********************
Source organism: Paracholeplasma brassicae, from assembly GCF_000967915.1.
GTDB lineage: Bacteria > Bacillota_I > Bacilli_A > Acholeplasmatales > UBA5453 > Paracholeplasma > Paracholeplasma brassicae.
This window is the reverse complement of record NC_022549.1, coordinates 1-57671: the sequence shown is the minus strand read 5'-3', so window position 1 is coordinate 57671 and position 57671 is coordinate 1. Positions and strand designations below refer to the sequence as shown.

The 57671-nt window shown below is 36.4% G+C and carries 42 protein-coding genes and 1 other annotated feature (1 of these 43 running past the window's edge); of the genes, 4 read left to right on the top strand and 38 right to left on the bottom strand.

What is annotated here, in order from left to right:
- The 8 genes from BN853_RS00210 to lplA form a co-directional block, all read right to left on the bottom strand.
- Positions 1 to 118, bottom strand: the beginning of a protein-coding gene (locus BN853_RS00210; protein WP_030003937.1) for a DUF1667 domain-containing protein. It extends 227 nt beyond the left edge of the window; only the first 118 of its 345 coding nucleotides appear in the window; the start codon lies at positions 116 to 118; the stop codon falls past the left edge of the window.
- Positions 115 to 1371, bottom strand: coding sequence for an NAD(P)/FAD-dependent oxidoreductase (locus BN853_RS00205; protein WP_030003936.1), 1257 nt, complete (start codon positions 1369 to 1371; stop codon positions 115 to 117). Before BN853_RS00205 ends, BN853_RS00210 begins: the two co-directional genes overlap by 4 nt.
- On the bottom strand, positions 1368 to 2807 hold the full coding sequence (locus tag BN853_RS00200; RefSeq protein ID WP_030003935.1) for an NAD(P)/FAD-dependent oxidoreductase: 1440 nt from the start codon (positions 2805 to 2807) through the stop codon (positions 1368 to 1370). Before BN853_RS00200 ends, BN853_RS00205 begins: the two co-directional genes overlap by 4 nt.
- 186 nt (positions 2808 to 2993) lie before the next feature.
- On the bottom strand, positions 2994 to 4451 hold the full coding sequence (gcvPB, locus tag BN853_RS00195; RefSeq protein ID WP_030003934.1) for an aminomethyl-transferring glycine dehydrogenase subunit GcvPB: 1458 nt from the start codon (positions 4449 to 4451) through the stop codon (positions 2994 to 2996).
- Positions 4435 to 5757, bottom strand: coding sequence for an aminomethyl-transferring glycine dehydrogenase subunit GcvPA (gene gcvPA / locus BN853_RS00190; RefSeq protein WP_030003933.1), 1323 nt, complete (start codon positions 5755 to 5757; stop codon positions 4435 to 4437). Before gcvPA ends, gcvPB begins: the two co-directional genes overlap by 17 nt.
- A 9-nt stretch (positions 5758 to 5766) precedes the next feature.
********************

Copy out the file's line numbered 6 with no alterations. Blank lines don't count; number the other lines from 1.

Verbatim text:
- The 8 genes from BN853_RS00210 to lplA form a co-directional block, all read right to left on the bottom strand.